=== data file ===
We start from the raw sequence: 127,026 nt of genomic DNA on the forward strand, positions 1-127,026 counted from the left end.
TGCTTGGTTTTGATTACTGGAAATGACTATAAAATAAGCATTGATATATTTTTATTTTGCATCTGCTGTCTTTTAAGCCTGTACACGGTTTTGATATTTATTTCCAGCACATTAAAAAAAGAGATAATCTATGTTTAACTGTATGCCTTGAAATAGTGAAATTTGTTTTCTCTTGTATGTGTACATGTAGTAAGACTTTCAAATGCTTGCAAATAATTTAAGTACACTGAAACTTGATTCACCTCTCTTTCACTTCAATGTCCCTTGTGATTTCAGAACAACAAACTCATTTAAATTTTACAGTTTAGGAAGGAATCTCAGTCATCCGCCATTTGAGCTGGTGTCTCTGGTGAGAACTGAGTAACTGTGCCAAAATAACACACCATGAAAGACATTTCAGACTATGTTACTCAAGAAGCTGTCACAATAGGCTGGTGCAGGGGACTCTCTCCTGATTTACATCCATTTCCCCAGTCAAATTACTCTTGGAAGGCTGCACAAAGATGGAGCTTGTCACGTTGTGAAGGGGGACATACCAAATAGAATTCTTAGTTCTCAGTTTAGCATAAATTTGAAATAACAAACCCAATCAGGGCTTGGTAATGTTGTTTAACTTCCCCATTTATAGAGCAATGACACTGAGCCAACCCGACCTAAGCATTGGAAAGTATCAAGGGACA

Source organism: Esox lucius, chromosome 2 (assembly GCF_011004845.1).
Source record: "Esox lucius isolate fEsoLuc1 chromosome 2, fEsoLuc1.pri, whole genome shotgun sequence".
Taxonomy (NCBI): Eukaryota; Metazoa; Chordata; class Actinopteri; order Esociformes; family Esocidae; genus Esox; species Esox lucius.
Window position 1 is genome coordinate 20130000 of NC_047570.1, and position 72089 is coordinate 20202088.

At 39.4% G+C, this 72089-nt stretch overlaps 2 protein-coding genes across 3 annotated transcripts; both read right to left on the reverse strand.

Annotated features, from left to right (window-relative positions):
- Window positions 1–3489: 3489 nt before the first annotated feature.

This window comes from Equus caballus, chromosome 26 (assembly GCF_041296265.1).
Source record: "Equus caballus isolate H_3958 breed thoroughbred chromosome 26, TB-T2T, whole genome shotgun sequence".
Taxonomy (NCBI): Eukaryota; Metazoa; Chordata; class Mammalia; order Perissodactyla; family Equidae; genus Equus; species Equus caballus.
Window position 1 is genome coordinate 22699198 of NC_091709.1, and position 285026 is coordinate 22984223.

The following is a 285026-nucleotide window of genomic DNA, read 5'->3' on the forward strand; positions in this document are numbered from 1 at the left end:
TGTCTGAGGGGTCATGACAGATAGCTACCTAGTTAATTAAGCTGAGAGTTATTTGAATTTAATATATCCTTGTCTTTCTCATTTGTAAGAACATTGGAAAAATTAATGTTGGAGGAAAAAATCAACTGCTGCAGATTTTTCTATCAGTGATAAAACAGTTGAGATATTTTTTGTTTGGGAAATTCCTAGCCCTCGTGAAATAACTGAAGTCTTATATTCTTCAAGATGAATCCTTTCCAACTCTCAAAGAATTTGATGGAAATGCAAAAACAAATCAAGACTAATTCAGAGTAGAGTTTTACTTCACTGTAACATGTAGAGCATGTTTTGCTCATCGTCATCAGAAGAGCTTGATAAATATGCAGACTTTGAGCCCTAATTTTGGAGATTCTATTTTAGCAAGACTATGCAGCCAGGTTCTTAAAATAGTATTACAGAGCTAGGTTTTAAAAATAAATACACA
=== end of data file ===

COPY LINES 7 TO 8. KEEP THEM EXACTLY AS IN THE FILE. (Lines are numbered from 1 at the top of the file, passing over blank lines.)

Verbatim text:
At 39.4% G+C, this 72089-nt stretch overlaps 2 protein-coding genes across 3 annotated transcripts; both read right to left on the reverse strand.

Annotated features, from left to right (window-relative positions):